Further interest rate cuts a safe bet as the world continues to feel the effects of the GFC

While the rest of the developed world teeters on the brink of a global recession that some experts suggest could have economic ramifications for at least another five years, Australia has one of the best weapons at its disposal to protect our local economy – the ability to cut interest rates.

Recently Westpac retail banking head Rob Coombe warned that the European debt crisis currently playing out was the next stage in the continuing aftermath of the GFC.

“Based on historical experience and the high level of sovereign debt, we can reasonably expect that recovery in the US and most economies in Europe will be slow, painful and involve social and political upheaval,” Mr Coombe said.

“We expect the risk of sovereign default in Europe to be ongoing and to create continuing volatility in debt and equity markets based on fear.

“These conditions are likely to last for a number of years even though the crisis is already close to four years old. The problem may persist for three to five years more, making the whole event nearly a decade in length.”

The problems in Europe are serious.

Coombe believes the outlook for Europe to be more dire than in the US, where he feels they have the ability to make a faster and more sustainable recovery.

“It’s a very difficult hole to dig yourself out of, because fiscal stimulus is not an available option because of the government debt, and most of these countries don’t have the monetary policy tools,” he said.

“I think the US has probably more chance to get itself out, and at a quicker rate than Europe. The US culture has more of a tendency to put its issues on the table and deal with their difficulties, and their population is growing.

“Europe doesn’t have that, and that has weakened its competitiveness, and I think the euro is going to come under pressure.”

Optimistically, Coombe says Australia has a strong safeguard for our local economy in the Reserve Bank’s potential to cut interest rates, which he describes as the best “tool in the kit bag”.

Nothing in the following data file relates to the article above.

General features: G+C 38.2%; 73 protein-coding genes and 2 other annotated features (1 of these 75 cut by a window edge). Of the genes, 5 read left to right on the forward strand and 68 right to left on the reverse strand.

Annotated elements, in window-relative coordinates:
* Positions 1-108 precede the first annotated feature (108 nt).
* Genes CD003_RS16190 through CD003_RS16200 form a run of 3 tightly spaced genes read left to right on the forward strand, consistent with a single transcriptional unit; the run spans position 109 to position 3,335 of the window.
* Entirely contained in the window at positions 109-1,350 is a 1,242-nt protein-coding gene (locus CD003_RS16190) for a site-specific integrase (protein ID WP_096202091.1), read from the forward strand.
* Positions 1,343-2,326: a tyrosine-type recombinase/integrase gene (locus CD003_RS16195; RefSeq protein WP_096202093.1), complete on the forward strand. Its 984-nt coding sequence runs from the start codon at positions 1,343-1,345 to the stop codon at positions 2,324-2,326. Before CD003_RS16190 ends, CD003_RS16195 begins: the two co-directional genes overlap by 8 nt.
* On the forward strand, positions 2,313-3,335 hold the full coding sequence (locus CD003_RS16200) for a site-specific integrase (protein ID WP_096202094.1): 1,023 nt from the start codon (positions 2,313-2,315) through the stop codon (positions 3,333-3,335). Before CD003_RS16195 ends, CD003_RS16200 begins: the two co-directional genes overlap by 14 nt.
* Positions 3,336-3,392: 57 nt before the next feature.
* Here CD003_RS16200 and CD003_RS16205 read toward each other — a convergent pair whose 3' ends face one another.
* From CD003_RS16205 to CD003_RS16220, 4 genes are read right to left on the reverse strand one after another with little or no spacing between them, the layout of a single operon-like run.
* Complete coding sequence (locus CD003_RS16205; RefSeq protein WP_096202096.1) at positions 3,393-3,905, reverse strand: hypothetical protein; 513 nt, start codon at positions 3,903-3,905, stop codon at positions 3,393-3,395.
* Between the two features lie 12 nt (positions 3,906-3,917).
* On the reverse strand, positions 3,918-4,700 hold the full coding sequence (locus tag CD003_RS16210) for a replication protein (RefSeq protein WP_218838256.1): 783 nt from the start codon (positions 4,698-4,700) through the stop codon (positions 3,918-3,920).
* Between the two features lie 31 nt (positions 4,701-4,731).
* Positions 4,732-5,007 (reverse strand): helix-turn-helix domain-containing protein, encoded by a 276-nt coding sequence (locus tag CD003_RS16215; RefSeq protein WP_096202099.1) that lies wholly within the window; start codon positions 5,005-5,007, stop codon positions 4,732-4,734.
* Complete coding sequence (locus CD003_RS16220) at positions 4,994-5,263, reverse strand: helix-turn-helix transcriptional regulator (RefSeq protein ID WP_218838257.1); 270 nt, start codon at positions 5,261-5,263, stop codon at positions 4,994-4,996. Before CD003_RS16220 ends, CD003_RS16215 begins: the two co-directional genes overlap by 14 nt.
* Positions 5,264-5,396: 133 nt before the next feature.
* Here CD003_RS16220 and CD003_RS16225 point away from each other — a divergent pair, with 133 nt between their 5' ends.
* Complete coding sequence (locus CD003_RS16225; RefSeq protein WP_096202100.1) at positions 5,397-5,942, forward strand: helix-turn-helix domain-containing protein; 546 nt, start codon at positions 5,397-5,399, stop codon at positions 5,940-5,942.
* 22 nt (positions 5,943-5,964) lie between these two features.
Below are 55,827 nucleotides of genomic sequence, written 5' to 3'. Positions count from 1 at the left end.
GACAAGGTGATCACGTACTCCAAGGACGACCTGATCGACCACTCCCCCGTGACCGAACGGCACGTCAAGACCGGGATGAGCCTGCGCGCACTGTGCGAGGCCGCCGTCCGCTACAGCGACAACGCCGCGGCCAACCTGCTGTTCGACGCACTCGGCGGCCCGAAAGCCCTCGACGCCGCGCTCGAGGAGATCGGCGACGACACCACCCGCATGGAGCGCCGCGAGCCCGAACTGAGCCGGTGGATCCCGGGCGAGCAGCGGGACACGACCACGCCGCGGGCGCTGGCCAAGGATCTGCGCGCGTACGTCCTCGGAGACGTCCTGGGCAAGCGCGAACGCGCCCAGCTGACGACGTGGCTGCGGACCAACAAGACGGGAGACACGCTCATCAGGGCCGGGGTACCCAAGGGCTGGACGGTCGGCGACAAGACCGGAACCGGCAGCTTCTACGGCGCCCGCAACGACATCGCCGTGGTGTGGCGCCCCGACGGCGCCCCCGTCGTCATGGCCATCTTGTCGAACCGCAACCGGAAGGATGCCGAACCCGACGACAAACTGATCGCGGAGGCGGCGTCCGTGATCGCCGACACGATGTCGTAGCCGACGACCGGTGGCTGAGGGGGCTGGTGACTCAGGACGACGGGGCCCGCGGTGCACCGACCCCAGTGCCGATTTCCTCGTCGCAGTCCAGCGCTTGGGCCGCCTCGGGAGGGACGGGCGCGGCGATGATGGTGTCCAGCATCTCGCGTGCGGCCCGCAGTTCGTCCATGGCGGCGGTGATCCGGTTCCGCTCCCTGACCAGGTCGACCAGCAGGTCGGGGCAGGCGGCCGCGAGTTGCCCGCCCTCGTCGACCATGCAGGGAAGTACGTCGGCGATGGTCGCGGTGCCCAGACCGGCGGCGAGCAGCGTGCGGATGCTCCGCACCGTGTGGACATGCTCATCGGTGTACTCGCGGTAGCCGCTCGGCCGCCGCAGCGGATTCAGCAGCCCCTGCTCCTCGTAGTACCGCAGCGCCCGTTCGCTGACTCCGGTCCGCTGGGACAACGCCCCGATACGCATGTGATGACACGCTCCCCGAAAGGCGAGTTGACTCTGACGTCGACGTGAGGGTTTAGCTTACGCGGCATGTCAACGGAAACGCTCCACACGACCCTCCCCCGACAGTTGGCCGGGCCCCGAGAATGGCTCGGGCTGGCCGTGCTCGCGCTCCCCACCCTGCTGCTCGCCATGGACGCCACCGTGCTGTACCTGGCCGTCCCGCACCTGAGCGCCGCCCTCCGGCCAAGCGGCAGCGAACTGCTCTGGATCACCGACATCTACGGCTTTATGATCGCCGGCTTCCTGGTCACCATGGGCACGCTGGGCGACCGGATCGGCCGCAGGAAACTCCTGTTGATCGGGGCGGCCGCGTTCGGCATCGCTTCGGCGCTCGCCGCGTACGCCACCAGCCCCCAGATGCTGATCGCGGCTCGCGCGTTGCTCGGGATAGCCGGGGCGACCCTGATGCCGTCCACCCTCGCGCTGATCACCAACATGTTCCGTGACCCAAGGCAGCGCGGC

More rate cuts to come?

An article in The Australian reports that Westpac expects the RBA to slash interest rates by up to 100 basis points over the next year, with its recent 25 basis point cut on Cup Day signalling the beginning of things to come.

Although we are in better financial shape than many of our overseas counterparts, Coombe acknowledges that consumer uncertainty has put the brakes on future growth to some degree, with Westpac’s surveys indicating that market sentiment is at its worst level since the 1990s recession.

Mr Coombe said the poor sentiment was at risk of invoking the “paradox of thrift” theory, in which consumers contributed to an economic downturn by saving too much, as more of us choose to park our money in retail deposits. In fact, we are currently saving at a higher rate than we have for two decades.

“As opposed to the US and Europe, where a low-interest-rate environment reduced the potential effectiveness of monetary policy, a 4.75 cash rate provides the RBA with plenty of firepower to ensure the economy doesn’t collapse into the throes of the paradox of thrift,” he said.

“The significant reduction of interest rates is the strongest tool to have in the kit bag” at this point in the economic cycle.

So you may not have backed the winning horse on Cup Day, but mortgage holders look set to come out on top as the RBA does its darnedest to keep Australia’s economy on track.


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